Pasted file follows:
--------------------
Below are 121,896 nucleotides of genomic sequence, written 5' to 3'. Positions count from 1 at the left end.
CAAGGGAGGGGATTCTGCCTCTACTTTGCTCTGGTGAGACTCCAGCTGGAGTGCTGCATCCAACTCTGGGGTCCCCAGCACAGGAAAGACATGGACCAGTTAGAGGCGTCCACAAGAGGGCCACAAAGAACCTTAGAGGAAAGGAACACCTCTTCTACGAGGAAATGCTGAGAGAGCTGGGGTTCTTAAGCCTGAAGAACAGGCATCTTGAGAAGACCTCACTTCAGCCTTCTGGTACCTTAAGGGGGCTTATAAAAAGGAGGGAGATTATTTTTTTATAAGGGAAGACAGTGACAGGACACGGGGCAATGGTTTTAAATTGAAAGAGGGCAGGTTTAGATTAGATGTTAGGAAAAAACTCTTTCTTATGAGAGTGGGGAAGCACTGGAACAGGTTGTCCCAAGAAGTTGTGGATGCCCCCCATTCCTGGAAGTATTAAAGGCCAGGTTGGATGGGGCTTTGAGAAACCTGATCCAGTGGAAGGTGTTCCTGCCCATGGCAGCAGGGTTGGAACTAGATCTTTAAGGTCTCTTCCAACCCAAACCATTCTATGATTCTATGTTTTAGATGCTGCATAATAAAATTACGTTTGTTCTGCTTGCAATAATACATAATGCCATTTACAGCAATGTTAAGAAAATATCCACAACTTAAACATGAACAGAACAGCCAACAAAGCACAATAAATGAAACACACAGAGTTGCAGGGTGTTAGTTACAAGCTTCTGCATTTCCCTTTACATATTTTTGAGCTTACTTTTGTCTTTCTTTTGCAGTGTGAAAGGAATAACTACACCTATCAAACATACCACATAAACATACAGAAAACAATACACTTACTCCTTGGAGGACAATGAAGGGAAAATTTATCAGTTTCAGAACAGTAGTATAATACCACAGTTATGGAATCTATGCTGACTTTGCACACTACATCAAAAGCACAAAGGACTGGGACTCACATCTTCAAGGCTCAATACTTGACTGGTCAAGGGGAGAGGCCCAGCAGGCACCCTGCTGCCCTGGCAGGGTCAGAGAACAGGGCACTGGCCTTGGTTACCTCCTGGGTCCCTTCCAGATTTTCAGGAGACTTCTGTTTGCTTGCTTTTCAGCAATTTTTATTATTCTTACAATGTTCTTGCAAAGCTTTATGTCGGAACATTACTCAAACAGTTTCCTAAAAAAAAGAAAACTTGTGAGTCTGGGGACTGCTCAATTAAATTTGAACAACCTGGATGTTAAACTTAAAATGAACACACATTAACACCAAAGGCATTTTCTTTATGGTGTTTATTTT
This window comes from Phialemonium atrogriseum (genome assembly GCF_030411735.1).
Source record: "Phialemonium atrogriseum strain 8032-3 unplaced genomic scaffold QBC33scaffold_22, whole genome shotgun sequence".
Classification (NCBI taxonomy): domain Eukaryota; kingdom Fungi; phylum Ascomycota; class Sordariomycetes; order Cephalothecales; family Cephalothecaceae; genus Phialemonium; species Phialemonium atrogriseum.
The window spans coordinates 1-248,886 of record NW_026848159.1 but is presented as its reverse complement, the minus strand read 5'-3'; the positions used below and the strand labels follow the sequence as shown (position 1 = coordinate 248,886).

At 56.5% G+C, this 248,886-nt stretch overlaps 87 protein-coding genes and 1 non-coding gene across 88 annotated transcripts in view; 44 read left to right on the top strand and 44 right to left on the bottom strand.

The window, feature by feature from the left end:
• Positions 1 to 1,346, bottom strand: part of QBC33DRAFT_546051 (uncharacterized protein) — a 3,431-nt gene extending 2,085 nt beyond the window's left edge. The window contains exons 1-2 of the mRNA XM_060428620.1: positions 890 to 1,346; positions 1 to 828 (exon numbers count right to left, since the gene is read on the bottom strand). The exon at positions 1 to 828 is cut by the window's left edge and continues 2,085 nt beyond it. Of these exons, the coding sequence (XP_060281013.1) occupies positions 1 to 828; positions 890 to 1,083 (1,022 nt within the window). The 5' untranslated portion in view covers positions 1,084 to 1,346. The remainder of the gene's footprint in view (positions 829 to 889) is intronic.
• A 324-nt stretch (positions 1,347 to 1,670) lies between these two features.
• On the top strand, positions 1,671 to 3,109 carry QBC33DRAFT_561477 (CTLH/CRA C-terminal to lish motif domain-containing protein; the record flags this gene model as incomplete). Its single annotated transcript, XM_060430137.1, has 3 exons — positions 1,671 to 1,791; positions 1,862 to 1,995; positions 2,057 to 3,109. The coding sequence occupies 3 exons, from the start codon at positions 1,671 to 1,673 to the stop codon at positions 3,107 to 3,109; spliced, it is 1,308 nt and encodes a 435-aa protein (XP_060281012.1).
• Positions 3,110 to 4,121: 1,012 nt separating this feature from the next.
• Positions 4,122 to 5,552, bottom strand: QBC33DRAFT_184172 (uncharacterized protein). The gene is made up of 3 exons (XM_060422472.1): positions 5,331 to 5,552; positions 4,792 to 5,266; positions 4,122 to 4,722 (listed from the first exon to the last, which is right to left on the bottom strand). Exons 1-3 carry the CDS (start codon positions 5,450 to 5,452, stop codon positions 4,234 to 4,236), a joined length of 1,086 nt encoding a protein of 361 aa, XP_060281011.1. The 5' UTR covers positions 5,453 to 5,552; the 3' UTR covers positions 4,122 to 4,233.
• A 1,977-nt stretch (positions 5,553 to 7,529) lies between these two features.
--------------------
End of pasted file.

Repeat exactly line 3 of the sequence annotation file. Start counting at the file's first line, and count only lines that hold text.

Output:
This window comes from Phialemonium atrogriseum (genome assembly GCF_030411735.1).